God has plucked us out of the darkness of the world and ushered us into his marvelous light. He plucked us off of the wild olive trees that we were born into and grafted us onto his vine.
And because you are a branch on Christ’s vine, a number of other things are true about you.
First and foremost, being a branch on Christ’s vine means that Christ has made you clean.
Looking at verse 3 from our passage this morning, Jesus says, “You are already clean because of the word I have spoken to you.”
You might remember the promise that God makes in Isaiah 1:18. He tells his people, “Though your sins are like scarlet, they shall be as white as snow; though they are red like crimson, they shall become like wool.”
There was a time when our sins were like scarlet, they were red like crimson, and the result was that there was a wall between us and God. You were not God’s friend, because your sins were like scarlet. You were not God’s fishing buddy, because your hands were red like crimson. You were on the wrong side of the just wrath of a righteous God.
And yet, into that situation, that animosity between you and God, God did not say, “I’m gonna turn you into fireworks for the fourth of July.” Instead, he said, in Ezekiel 36:25, “I will sprinkle clean water on you, and you shall be clean from all your uncleanness.”
He looked with compassion on our sin.
He looked with mercy on our uncleanness.
And he promised to make us clean.
And as we move into the New Testament, we see that God does exactly that, as 1 John 1:7 say, “the blood of Jesus cleanses us from all sin.”
And Revelation 1:5, Christ “has freed us from our sins by his blood.”
And therefore, Hebrews 10:22, we can “draw near with a true heart in full assurance of faith,” because “our hearts have been sprinkled clean from an evil conscience and our bodies washed with pure water.”/
Because your heart has been sprinkled clean through the blood of Jesus, you can draw near to God. Because your body has been washed with pure water through the blood of Jesus, you can draw near with full assurance. You are gloriously welcome in God’s presence today because Christ has made you clean.
In other words, you have become God’s friend. Wee see that in verse 15 of our passage this morning. Jesus says, “I do not call you slaves anymore, because a slave doesn’t know what his master is doing. I have called you friends, because I have made known to you everything I have heard from My Father.”
When you are washed with the blood of Jesus, you become God’s friend.
That’s why in James 2:23, James reminds us that after “Abraham believed God, and it was counted to him as righteousness” he was “called a friend of God.” And again, Exodus 33:11, it says “Thus the Lord used to speak to Moses face to face, as a man speaks to his friend.” The list goes on. Not only are you not enemies anymore, you are friends.
And part of what happens when we have friendship with God is that he shares his joy with us. We see that in verse 11 of our passage this morning. Jesus says “I have spoken these things to you so that My joy may be in you and your joy may be complete.”
This is yet another running theme throughout the scriptures. Christ invites us into his own joy. We see that in Romans 15:13, when Paul says “May the God of hope fill you with all joy and peace in believing, so that by the power of the Holy Spirit you may abound in hope.” God wants to fill you with all joy.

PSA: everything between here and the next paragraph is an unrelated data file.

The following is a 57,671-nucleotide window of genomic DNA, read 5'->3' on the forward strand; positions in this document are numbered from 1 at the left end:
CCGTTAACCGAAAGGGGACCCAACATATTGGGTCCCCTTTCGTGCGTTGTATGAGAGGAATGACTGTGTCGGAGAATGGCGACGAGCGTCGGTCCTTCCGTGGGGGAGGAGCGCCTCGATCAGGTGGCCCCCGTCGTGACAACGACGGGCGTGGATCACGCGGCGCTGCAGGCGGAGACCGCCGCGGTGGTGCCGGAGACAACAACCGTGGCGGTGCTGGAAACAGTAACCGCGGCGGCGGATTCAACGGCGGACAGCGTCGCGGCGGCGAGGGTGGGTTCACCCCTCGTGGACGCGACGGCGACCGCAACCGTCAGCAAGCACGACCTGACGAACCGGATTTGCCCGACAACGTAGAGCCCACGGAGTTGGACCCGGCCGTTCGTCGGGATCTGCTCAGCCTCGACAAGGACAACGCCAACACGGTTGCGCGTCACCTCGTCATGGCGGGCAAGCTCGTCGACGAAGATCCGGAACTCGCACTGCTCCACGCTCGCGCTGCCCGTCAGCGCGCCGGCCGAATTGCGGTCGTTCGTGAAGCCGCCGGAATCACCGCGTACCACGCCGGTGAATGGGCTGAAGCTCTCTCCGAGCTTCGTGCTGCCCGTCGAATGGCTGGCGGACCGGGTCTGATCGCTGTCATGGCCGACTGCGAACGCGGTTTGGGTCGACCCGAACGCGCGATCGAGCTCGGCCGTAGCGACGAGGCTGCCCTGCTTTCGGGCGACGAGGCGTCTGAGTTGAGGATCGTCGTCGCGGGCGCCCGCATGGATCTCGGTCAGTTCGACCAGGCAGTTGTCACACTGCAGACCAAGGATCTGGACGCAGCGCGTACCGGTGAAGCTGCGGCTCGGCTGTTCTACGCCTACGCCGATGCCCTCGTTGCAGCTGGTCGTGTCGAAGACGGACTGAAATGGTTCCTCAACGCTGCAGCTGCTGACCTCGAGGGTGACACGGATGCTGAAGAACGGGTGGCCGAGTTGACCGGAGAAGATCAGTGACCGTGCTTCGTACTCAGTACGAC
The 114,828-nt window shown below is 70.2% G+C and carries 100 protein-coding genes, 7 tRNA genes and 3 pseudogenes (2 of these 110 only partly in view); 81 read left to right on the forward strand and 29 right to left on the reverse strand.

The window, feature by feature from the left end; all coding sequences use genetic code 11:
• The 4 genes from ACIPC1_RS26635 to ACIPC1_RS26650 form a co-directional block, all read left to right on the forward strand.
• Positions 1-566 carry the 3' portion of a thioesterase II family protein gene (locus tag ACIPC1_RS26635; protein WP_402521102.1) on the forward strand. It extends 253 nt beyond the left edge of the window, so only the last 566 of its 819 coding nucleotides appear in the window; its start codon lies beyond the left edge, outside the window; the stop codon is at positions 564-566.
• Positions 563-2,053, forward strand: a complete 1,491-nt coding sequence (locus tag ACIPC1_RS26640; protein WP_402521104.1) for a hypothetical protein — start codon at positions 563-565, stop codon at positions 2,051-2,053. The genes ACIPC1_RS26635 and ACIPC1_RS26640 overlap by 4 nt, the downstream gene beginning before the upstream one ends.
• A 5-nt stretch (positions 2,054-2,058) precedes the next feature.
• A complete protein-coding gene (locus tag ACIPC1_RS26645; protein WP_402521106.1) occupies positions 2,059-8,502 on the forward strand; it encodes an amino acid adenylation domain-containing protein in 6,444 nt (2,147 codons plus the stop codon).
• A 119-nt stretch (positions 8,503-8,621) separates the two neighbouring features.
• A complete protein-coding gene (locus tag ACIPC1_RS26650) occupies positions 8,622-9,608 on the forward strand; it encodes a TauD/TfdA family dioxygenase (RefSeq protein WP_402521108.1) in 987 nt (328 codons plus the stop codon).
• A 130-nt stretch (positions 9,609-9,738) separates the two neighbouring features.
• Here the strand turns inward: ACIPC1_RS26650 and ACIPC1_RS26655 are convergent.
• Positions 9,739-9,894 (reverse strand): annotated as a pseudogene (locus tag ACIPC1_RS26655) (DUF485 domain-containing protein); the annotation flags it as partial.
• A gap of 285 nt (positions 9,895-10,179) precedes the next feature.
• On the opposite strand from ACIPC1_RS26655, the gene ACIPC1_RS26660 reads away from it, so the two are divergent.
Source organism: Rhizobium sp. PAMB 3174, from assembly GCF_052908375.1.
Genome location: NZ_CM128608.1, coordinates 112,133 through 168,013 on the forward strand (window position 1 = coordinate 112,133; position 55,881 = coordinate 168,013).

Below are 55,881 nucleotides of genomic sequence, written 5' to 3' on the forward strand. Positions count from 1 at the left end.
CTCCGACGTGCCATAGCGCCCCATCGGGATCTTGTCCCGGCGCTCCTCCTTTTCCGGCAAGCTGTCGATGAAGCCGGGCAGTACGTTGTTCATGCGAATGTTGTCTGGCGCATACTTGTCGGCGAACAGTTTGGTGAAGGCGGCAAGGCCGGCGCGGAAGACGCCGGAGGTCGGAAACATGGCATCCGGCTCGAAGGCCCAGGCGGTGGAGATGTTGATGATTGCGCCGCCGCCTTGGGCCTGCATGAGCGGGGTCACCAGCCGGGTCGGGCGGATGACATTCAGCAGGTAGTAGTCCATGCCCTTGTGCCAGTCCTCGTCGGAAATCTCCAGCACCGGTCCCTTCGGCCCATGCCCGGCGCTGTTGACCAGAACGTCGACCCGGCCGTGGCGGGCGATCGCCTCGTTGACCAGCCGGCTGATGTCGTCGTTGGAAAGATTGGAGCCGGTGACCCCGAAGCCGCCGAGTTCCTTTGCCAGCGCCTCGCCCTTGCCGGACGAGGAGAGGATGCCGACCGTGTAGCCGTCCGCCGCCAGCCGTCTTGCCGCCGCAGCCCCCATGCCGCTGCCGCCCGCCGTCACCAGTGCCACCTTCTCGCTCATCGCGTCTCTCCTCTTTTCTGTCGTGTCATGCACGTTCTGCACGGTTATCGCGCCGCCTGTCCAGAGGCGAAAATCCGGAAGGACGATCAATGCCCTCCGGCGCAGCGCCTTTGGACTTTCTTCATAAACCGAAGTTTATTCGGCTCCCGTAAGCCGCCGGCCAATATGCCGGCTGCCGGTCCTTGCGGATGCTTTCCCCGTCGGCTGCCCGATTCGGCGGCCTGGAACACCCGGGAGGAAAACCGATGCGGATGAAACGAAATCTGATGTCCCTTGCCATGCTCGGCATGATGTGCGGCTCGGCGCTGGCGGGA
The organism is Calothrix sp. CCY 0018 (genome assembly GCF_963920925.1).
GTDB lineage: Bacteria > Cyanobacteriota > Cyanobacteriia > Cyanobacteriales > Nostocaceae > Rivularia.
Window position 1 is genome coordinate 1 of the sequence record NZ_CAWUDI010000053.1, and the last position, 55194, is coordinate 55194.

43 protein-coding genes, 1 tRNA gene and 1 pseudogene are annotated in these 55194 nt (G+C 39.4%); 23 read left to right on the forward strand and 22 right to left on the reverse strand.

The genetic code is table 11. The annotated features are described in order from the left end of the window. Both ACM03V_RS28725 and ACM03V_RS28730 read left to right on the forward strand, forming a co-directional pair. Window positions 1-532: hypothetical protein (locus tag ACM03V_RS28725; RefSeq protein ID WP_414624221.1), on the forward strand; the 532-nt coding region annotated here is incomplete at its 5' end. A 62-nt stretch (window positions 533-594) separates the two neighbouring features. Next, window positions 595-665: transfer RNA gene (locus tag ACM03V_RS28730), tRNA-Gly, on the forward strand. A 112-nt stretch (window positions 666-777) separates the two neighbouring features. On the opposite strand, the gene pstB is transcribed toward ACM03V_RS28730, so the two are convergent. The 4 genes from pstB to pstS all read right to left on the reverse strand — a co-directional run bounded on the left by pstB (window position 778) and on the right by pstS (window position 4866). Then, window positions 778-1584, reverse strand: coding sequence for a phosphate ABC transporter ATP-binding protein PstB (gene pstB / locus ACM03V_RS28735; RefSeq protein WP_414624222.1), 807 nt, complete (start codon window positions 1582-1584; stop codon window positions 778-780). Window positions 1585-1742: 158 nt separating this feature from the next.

And Psalm 16:11, when David says, “In your presence there is fullness of joy.” You find joy in the presence of God.
And 1 Peter 1:8, “Though you do not now see him, you believe in him and rejoice with joy that is inexpressible and filled with glory.” God fills you with a joy that transcends and overcomes even your circumstances./
And none of these things should surprise us because that’s what God created us for.
God created us, in part, to share his joy. You exist to share in God’s joy. And as “branches on Christ’s vine,” we do exactly that. He says, “I have spoken these things to you so that My joy may be in you and your joy may be complete.”
You are a branch on God’s vine. And when you are a branch on Christ’s vine, he washes you clean. When you are a branch on God’s tree, he makes you his friend. When you are a branch in Christ’s vineyard, he shares his eternal joy with you.
That is gloriously good news.
Unless you’re not.
There is a distinct possibility that none of what I just said is true about you.
This goes without saying, but not everybody is a branch on God’s vine.
You might remember from Matthew 7:21, Jesus says, “Not everyone who says to me, ‘Lord, Lord,’ will enter the kingdom of heaven, but [only] the one who does the will of my Father who is in heaven.”
Not everyone who appears to be a branch is actually a branch on God’s vine.
We see that in verse 2 of our passage this morning, “Every branch in Me that does not produce fruit my Father removes.”
That’s what Paul is talking about in Titus 1:16, he says “Many profess to know God, but they deny him by their works. They are detestable, disobedient, unfit for any good work.” And that’s what Jesus is talking about in Mark 3:35, he says “Whoever does the will of God, he is my brother and sister and mother.”
Not everyone who appears to be a branch is actually a branch on God’s vine./
That’s probably very different from what we’re used to hearing.
The prevailing belief in our culture is that anybody, anywhere who professes any degree of interest in Jesus must be a Christian, because we think of faith roughly the same way we think of sports affiliation.
You like the Cowboys, or you like the Green Bay Packers, or you like the Pittsburgh Steelers. Most folks think of themselves as Christians because the identify as “Team Christian.”